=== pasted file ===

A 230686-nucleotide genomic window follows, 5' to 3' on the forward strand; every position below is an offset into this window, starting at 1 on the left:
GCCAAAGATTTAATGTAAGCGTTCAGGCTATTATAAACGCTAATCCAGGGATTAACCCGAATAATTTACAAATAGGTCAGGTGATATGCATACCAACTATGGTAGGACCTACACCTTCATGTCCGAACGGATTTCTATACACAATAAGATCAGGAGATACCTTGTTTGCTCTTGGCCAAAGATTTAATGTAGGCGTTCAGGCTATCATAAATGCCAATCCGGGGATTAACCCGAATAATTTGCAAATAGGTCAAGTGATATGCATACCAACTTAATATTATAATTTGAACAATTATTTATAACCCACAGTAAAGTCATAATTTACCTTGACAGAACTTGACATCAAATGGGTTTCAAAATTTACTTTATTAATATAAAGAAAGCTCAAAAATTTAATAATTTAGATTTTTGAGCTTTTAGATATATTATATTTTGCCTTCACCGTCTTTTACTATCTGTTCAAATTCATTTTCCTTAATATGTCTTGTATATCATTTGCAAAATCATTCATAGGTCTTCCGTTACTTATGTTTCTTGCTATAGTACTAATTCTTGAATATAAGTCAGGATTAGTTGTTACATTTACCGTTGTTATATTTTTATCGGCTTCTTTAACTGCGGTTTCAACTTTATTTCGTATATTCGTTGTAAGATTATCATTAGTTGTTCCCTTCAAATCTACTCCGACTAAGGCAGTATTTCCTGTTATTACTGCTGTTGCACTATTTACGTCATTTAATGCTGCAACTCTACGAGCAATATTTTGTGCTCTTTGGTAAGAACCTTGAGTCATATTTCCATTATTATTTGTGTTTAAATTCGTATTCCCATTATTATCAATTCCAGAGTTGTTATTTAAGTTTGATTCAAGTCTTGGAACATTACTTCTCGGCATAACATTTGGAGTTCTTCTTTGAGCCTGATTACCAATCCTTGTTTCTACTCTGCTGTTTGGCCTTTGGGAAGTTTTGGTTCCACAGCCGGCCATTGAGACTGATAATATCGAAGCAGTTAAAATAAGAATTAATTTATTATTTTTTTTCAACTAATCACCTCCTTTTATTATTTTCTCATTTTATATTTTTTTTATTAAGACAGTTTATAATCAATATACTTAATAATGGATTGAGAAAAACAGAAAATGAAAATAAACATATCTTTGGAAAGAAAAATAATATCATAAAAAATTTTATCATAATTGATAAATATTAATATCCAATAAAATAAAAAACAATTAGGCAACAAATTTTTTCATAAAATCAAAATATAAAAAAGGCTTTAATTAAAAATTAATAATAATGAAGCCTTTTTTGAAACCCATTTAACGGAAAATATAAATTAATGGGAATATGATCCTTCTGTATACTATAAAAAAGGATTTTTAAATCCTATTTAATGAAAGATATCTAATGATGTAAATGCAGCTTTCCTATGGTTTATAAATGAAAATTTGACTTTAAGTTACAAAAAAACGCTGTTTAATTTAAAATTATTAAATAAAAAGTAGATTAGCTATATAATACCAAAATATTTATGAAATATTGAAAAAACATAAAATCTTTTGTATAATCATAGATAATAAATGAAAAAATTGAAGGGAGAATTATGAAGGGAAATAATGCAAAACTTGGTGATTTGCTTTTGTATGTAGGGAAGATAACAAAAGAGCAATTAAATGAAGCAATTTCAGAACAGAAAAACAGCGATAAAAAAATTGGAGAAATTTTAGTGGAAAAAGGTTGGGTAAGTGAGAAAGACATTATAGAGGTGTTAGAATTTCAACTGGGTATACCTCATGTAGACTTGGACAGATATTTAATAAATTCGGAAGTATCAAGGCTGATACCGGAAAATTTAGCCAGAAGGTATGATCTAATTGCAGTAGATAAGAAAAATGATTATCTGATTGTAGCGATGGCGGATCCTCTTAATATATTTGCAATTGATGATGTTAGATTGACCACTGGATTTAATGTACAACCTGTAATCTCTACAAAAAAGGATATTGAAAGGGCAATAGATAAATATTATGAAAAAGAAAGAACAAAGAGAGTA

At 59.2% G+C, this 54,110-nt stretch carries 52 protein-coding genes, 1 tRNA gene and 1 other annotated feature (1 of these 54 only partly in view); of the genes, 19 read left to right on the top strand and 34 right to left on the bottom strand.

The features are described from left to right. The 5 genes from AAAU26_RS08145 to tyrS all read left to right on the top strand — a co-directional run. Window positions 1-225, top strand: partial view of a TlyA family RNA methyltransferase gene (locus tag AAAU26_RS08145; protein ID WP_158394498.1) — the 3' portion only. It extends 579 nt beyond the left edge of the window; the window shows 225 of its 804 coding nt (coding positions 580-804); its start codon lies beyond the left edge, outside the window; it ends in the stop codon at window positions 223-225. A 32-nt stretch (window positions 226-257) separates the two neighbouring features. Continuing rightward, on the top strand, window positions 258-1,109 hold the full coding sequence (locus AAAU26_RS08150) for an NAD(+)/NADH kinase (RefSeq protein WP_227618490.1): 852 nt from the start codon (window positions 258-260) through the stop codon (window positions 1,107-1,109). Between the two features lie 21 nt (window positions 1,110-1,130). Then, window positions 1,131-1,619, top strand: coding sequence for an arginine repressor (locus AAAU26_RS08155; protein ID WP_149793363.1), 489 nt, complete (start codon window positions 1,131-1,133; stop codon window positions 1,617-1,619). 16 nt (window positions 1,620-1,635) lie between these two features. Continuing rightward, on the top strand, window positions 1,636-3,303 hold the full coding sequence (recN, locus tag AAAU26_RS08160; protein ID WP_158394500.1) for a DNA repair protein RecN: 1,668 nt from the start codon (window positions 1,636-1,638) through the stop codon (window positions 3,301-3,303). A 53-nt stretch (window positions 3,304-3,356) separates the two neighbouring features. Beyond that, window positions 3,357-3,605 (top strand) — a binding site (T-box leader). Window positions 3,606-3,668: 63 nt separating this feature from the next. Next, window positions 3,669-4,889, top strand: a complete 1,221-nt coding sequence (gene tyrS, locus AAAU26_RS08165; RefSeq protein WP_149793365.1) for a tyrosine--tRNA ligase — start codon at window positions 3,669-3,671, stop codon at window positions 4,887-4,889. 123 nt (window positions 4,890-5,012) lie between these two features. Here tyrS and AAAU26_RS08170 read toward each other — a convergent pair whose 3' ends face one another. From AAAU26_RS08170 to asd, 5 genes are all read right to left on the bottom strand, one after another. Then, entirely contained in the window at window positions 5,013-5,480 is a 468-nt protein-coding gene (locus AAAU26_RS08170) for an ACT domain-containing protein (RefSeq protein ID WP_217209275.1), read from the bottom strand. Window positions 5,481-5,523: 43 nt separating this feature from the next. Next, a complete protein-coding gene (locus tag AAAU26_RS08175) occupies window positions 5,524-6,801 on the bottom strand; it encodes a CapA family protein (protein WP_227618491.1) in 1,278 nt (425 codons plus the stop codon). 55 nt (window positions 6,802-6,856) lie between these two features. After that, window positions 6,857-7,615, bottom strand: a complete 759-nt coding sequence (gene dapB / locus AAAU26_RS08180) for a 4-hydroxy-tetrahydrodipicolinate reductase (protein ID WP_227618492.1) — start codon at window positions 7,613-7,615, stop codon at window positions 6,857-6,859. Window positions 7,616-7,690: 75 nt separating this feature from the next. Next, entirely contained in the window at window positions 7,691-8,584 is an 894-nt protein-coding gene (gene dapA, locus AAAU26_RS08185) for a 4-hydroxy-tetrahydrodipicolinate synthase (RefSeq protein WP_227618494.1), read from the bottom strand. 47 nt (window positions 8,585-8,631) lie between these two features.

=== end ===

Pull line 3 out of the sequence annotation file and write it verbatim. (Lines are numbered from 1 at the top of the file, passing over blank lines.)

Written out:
At 59.2% G+C, this 54,110-nt stretch carries 52 protein-coding genes, 1 tRNA gene and 1 other annotated feature (1 of these 54 only partly in view); of the genes, 19 read left to right on the top strand and 34 right to left on the bottom strand.